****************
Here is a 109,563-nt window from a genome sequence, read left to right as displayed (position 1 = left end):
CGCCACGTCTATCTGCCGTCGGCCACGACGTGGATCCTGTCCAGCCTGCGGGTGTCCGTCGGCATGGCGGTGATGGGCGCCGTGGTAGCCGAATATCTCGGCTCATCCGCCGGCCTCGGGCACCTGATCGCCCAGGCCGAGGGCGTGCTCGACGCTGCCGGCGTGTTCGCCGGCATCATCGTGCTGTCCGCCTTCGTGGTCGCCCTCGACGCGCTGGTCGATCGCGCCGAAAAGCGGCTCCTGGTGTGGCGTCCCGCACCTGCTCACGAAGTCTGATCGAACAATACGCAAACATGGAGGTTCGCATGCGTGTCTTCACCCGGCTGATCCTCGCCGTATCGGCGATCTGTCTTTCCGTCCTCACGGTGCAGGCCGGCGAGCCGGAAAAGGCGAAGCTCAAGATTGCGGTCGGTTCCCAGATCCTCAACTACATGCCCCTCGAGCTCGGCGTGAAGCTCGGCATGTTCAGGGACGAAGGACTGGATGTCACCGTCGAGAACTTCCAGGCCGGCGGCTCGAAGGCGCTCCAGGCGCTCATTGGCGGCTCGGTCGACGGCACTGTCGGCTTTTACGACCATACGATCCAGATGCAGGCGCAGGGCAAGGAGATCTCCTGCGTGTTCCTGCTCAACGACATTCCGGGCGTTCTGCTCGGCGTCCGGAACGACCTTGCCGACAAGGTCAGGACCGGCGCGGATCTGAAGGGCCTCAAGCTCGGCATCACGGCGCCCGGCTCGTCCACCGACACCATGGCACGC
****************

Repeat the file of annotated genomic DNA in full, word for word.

Here is a 109,563-nt window from a genome sequence, read left to right as displayed (position 1 = left end):
CGCCACGTCTATCTGCCGTCGGCCACGACGTGGATCCTGTCCAGCCTGCGGGTGTCCGTCGGCATGGCGGTGATGGGCGCCGTGGTAGCCGAATATCTCGGCTCATCCGCCGGCCTCGGGCACCTGATCGCCCAGGCCGAGGGCGTGCTCGACGCTGCCGGCGTGTTCGCCGGCATCATCGTGCTGTCCGCCTTCGTGGTCGCCCTCGACGCGCTGGTCGATCGCGCCGAAAAGCGGCTCCTGGTGTGGCGTCCCGCACCTGCTCACGAAGTCTGATCGAACAATACGCAAACATGGAGGTTCGCATGCGTGTCTTCACCCGGCTGATCCTCGCCGTATCGGCGATCTGTCTTTCCGTCCTCACGGTGCAGGCCGGCGAGCCGGAAAAGGCGAAGCTCAAGATTGCGGTCGGTTCCCAGATCCTCAACTACATGCCCCTCGAGCTCGGCGTGAAGCTCGGCATGTTCAGGGACGAAGGACTGGATGTCACCGTCGAGAACTTCCAGGCCGGCGGCTCGAAGGCGCTCCAGGCGCTCATTGGCGGCTCGGTCGACGGCACTGTCGGCTTTTACGACCATACGATCCAGATGCAGGCGCAGGGCAAGGAGATCTCCTGCGTGTTCCTGCTCAACGACATTCCGGGCGTTCTGCTCGGCGTCCGGAACGACCTTGCCGACAAGGTCAGGACCGGCGCGGATCTGAAGGGCCTCAAGCTCGGCATCACGGCGCCCGGCTCGTCCACCGACACCATGGCACGC